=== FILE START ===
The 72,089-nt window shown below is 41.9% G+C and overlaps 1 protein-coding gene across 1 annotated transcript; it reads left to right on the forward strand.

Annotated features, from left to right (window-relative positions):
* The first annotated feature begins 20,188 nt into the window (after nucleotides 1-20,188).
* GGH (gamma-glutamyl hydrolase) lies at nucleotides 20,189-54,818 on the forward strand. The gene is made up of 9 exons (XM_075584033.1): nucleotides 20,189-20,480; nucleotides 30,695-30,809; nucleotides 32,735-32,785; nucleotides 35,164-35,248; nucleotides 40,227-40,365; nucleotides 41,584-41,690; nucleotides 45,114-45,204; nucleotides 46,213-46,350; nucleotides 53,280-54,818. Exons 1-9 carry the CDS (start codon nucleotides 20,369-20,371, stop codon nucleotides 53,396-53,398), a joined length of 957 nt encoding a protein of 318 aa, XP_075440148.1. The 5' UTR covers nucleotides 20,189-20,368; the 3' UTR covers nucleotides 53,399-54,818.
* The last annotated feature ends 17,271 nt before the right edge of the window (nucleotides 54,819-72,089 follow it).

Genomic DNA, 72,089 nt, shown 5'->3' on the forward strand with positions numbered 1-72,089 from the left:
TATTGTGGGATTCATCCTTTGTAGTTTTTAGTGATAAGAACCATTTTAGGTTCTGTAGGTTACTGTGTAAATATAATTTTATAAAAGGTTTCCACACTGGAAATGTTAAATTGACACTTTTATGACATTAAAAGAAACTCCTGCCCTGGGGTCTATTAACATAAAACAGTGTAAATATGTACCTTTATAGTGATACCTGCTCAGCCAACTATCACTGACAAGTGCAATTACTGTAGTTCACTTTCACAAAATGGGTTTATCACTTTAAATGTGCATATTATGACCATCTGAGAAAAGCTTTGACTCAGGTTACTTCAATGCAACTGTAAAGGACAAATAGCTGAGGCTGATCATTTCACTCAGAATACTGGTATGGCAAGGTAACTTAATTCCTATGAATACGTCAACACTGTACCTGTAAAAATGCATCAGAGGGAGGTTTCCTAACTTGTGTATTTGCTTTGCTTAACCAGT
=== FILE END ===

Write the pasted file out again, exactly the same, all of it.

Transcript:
The 72,089-nt window shown below is 41.9% G+C and overlaps 1 protein-coding gene across 1 annotated transcript; it reads left to right on the forward strand.

Annotated features, from left to right (window-relative positions):
* The first annotated feature begins 20,188 nt into the window (after nucleotides 1-20,188).
* GGH (gamma-glutamyl hydrolase) lies at nucleotides 20,189-54,818 on the forward strand. The gene is made up of 9 exons (XM_075584033.1): nucleotides 20,189-20,480; nucleotides 30,695-30,809; nucleotides 32,735-32,785; nucleotides 35,164-35,248; nucleotides 40,227-40,365; nucleotides 41,584-41,690; nucleotides 45,114-45,204; nucleotides 46,213-46,350; nucleotides 53,280-54,818. Exons 1-9 carry the CDS (start codon nucleotides 20,369-20,371, stop codon nucleotides 53,396-53,398), a joined length of 957 nt encoding a protein of 318 aa, XP_075440148.1. The 5' UTR covers nucleotides 20,189-20,368; the 3' UTR covers nucleotides 53,399-54,818.
* The last annotated feature ends 17,271 nt before the right edge of the window (nucleotides 54,819-72,089 follow it).

Genomic DNA, 72,089 nt, shown 5'->3' on the forward strand with positions numbered 1-72,089 from the left:
TATTGTGGGATTCATCCTTTGTAGTTTTTAGTGATAAGAACCATTTTAGGTTCTGTAGGTTACTGTGTAAATATAATTTTATAAAAGGTTTCCACACTGGAAATGTTAAATTGACACTTTTATGACATTAAAAGAAACTCCTGCCCTGGGGTCTATTAACATAAAACAGTGTAAATATGTACCTTTATAGTGATACCTGCTCAGCCAACTATCACTGACAAGTGCAATTACTGTAGTTCACTTTCACAAAATGGGTTTATCACTTTAAATGTGCATATTATGACCATCTGAGAAAAGCTTTGACTCAGGTTACTTCAATGCAACTGTAAAGGACAAATAGCTGAGGCTGATCATTTCACTCAGAATACTGGTATGGCAAGGTAACTTAATTCCTATGAATACGTCAACACTGTACCTGTAAAAATGCATCAGAGGGAGGTTTCCTAACTTGTGTATTTGCTTTGCTTAACCAGT